One potential limitation of the study is the lack of a second and passive control group composed of a waiting-list participant, besides the active control group. There is a growing discussion over the use of waiting-list control group in psychological and behavioral research (87). Some researchers will argue that to evaluate the effects of interventions it is better to have three groups: an intervention, an active control group of a treatment as usual, and a passive control group that does not receive any treatment. Due to ethical issues (both mindfulness and cognitive stimulation are expected to promote positive effects based on previous studies) and the well-known difficulties to recruit a large number of older persons to research protocols, we decided to opt for two groups with a statistically sound calculated sample.
Furthermore, the fact that when multiple constructs are being measured using common methods and surveys may lead to spurious effects due to the measurement instruments rather than to the constructs being measured is well-known. For instance, false correlations are likely to be produced among the items owing to response styles or social desirability.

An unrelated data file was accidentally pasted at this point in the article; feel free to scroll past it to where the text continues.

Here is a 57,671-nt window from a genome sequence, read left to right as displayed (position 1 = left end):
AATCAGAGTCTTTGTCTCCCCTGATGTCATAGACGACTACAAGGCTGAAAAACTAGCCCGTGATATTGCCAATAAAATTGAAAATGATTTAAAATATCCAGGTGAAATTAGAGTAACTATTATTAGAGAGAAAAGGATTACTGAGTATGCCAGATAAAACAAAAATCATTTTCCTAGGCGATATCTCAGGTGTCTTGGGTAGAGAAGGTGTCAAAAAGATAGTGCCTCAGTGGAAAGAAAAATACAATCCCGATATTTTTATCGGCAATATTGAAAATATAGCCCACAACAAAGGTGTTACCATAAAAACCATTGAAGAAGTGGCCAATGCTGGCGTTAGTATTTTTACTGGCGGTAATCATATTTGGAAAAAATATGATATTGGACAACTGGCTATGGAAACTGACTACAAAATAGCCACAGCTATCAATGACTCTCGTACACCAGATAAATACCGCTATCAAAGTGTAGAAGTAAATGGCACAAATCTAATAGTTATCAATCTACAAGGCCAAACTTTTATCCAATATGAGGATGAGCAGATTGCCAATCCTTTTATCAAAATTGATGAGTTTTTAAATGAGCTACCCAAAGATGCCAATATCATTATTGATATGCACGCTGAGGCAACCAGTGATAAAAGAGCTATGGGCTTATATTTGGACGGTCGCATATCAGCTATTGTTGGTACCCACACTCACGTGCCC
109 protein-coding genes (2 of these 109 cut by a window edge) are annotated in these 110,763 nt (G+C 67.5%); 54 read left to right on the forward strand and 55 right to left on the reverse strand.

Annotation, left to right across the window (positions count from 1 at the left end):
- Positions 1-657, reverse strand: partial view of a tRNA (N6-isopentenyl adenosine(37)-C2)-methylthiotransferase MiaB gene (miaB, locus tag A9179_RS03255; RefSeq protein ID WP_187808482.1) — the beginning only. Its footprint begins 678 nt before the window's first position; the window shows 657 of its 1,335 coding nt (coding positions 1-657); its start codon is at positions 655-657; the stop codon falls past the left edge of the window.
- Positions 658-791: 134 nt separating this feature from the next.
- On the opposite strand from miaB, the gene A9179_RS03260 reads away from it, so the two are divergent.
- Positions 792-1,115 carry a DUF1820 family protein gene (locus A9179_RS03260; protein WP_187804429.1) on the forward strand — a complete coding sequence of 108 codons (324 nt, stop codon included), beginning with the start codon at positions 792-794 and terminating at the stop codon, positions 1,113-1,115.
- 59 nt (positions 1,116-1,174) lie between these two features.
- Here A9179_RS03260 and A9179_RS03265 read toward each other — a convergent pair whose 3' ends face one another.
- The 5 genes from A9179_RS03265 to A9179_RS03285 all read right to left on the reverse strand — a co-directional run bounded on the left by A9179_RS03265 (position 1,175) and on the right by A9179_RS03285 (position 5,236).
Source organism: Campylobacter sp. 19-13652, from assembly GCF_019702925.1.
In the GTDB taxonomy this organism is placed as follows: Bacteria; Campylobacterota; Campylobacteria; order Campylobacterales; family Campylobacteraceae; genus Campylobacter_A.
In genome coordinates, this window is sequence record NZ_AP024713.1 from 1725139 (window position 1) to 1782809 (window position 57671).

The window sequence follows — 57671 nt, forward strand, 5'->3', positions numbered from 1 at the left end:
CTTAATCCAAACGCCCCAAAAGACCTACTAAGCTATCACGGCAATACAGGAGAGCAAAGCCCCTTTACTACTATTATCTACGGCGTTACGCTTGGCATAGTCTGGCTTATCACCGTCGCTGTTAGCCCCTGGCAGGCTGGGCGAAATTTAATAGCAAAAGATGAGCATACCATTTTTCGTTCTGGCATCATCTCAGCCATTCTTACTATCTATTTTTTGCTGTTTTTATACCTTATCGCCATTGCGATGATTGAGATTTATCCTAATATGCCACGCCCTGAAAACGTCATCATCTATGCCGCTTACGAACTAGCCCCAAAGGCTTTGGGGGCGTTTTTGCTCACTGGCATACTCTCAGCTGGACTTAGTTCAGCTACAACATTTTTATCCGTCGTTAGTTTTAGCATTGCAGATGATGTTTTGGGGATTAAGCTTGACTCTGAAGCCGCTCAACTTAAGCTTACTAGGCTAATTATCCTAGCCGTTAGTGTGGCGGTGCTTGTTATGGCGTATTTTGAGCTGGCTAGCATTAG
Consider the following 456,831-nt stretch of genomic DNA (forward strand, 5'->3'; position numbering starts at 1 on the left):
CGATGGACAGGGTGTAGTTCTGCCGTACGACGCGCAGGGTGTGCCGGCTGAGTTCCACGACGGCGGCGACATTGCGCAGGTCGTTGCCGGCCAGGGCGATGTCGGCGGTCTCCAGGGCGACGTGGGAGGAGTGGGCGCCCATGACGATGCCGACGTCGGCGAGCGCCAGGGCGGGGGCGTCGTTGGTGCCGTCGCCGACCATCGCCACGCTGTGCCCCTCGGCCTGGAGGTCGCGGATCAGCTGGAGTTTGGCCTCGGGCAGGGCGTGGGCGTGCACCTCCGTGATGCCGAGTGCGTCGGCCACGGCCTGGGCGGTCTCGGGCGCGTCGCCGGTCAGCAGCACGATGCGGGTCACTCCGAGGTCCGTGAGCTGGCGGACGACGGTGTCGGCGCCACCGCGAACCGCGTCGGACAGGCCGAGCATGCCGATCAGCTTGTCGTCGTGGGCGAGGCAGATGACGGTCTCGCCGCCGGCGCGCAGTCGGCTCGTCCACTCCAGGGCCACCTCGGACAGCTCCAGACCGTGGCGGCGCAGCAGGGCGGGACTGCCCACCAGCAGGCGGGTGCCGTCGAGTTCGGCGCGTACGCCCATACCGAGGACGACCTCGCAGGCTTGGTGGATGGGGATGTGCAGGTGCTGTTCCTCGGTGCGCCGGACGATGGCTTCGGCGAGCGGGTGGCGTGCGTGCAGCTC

Despite these limitations, the present study, which uses qualitative and quantitative approaches, may bring a better understanding of how MBIs may improve the quality of life in objective and subjective perspectives within a mixed-methods approach. Psychometrics parameters and qualitative assessment through focus group and the word free evocation technique may bring a range of meaningful data to find out how mindfulness training may work on older people and if the MBHP program is feasible and efficacious when applied for older population in PC.
The studies involving human participants were reviewed and approved by UNIFESP Research Ethics Committees under the number 2.776.081. The trial was registered on ClinicalTrials.gov under the number NCT03706807 on October 11th 2018. The patients/participants provided their written informed consent to participate in this study.
MD, MM, DO, and LR co-conceptualized and designed the study. MM wrote the manuscript draft. SA planned the statistical analysis. VS and VD'A gave support on planning the qualitative assessment and its analysis. LR was the coordinator of the Center for Aging Research where the study will be conducted. AB and LT were leading the control group. MD and LR will supervise the whole study as principal investigators. All authors revised the approved the final version of the manuscript.